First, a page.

The story focuses on the life of John Flory in the fictional Upper Burma town of Kyauktada. Privately anti-English, he becomes the target of scheming by a corrupt local magistrate named U Po Kyin. Kyin’s chief ambition is to become the first native member of the local European Club, and he sees Flory’s friendship with the Indian Dr. Veraswami as a barrier to this. The attacks have potentially ruinous effects, as Flory harbors a strong desire to be accepted among the Europeans, especially by the lovely young Elizabeth, whom he hopes to marry.
It is easy to see why there are piles of this novel printed in English in the airports and other venues where Westerns can get their hands on it. Flory’s fate stands as a strong warning against outside interference in Burmese life.
Daniel Mason’s “The Piano Tuner,” is the mesmerizing story of Edgar Drake, commissioned by the British War Office in 1886 to travel to hostile Burma to repair a rare Erard grand piano vital to the Crown’s strategic interests. Eccentric Surgeon-Major Anthony Carroll has brokered peace with local warlords primarily through music, a free medical clinic, and the “powers” of common scientific instruments, much to the dismay of warmongering officers suspect of such unorthodox methods. Drake is an introspective, well-mannered soul who, once there, falls in love with Burma and stays long past the piano-fixing to aid Carroll’s political agenda. Mason offers the townspersons’ view of Drake:
“It is only natural that a guest be treated with hospitality, the quiet man who has come to mend the singing elephant is shy, and walks with the posture of one who is unsure of the world, we too would keep him company to make him feel welcome, but we do not speak English…. They say he is one of the kind of men who has dreams, but tells no one.”
And then there is the indipensable “The World’s Most Dangerous Places” by the consummate journalist Robert Young Pelton. A regular columnist for National Geographic Adventure, Pelton produces and hosts a TV series for Discovery and the Travel Channel and appears frequently as an expert on current affairs and travel safety on CNN, FOX and other networks.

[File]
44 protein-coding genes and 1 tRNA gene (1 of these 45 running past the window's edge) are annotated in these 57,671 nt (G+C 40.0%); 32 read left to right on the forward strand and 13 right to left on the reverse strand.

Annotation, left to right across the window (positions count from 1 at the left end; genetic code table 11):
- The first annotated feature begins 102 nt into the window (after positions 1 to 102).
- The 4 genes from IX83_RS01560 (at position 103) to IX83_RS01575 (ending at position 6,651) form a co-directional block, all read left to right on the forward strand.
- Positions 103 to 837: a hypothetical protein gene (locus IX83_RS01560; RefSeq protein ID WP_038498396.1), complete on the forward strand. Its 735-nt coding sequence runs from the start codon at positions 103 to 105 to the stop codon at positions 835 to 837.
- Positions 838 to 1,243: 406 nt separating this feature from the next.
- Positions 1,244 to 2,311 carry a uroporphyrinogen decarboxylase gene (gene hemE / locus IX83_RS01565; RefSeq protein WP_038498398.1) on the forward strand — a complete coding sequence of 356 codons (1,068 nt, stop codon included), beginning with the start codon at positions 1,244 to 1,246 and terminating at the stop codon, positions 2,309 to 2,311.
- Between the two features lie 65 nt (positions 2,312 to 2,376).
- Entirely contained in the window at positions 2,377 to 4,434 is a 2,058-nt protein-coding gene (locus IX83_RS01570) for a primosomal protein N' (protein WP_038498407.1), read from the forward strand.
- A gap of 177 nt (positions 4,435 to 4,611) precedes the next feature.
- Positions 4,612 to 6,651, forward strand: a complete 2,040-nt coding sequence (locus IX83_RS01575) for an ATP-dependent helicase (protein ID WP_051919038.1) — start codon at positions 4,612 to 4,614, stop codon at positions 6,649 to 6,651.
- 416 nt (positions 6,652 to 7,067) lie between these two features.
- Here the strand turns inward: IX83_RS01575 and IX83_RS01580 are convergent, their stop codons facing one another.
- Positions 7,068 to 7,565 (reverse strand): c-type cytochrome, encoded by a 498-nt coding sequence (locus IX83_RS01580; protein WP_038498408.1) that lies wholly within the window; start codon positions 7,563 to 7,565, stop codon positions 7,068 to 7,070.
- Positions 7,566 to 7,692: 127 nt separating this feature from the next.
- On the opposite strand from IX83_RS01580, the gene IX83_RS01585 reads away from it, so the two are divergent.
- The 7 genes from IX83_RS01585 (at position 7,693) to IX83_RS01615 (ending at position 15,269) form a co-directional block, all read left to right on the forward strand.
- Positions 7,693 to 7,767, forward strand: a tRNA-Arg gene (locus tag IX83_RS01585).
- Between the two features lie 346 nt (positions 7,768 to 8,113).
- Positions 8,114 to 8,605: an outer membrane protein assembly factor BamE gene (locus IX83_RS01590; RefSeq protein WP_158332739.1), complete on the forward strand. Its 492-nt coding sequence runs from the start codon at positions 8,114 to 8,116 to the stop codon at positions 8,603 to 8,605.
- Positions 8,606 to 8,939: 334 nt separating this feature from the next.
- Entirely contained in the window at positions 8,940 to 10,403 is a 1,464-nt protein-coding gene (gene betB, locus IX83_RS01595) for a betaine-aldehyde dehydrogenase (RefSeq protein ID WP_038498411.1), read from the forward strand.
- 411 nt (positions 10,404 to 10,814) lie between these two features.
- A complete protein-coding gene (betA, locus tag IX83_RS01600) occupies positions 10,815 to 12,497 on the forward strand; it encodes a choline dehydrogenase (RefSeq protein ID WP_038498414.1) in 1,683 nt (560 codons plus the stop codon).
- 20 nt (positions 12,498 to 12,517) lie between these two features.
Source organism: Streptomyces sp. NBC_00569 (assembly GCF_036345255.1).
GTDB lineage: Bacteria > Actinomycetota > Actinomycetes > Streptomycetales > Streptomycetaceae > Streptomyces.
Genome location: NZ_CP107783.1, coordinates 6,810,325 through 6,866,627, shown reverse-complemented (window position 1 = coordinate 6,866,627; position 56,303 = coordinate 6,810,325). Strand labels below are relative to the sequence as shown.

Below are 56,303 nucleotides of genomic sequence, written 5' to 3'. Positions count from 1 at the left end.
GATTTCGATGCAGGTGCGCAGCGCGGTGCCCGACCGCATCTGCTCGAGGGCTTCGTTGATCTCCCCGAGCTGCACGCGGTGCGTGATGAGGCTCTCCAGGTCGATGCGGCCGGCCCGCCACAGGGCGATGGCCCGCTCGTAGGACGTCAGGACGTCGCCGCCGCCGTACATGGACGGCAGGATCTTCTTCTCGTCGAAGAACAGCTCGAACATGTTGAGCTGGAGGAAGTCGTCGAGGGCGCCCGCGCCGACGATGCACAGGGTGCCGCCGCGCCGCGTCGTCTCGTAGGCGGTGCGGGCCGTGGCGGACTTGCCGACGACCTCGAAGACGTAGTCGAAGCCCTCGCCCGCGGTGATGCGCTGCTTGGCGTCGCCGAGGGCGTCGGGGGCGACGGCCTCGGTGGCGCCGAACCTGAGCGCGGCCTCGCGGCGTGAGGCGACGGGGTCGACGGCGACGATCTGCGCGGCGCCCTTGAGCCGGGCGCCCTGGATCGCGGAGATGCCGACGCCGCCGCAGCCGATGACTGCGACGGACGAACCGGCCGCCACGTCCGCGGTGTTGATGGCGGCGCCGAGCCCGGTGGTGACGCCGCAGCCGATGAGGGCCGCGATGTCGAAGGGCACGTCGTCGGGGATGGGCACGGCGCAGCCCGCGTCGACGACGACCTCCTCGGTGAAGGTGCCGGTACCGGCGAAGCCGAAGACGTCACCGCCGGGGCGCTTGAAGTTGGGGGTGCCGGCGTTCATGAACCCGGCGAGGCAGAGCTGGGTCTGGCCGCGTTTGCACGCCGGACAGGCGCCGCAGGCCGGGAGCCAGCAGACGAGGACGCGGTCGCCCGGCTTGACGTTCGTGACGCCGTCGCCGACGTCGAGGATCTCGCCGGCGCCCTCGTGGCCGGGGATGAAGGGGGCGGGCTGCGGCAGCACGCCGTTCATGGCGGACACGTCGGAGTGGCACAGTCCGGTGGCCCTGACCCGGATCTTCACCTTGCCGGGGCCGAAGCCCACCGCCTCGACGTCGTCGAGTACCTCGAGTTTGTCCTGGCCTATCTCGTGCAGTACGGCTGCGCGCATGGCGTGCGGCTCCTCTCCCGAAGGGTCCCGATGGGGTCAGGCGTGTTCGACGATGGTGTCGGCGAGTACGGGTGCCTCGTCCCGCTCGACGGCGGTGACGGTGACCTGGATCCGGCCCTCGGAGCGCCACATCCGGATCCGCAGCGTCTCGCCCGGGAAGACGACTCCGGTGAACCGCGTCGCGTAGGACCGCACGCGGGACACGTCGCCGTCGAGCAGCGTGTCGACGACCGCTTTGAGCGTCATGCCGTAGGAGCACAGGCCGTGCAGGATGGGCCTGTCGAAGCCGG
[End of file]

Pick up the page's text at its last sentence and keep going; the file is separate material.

“The United States has a very comprehensive system of travel warnings,” says Pelton, “but conveniently overlooks the dangers within its own borders. Danger cannot be measured, only prepared against. The most dangerous thing in the world,” he says, “is ignorance.” Welcome to Dangerous Places…”no walls, no barriers, no bull” it says in the preface. “With all the talk about survival and fascination with danger, why is it that people never admit that life is like watching a great movie and–pooof–the power goes off before we see the ending? It’s no big deal. Death doesn’t really wear a smelly cloak and carry a scythe…it’s more likely the attractive girl who makes you forget to look right before you cross that busy intersection in London…
It helps to look at the big picture when understanding just what might kill you and what won’t. It is the baby boomers’ slow descent into gray hair, brand-name drugs, reading glasses, and a general sense of not quite being as fast as they used to be that drives the survival thing. Relax: You’re gonna die. Enjoy life, don’t fear it.
To some, life is the single most precious thing they are given and it’s only natural that they would invest every ounce of their being into making sure that every moment is glorious, productive, and safe. So does “living” mean sitting strapped into our Barca Lounger, medic at hand, 911 autodialer at the ready, carefully watching for low-flying planes? Or should you live like those folks who are into extreme, mean, ultimate adventure stuff…sorry that stuff may be fun to talk about at cocktail parties, but not really dangerous…not even half as dangerous as riding in a cab on the graveyard shift in Karachi.
Living is (partly) about adventure and adventure is about elegantly surfing the tenuous space between lobotomized serenity and splattered-bug terror and still being in enough pieces to share the lessons learned with your grandkids. Adventure is about using your brain, body and intellect to weave a few bright colors in the world’s dull, gray fabric…
The purpose of DP is to get your head screwed on straight, your sphincter unpuckered and your nose pointed in the right direction.”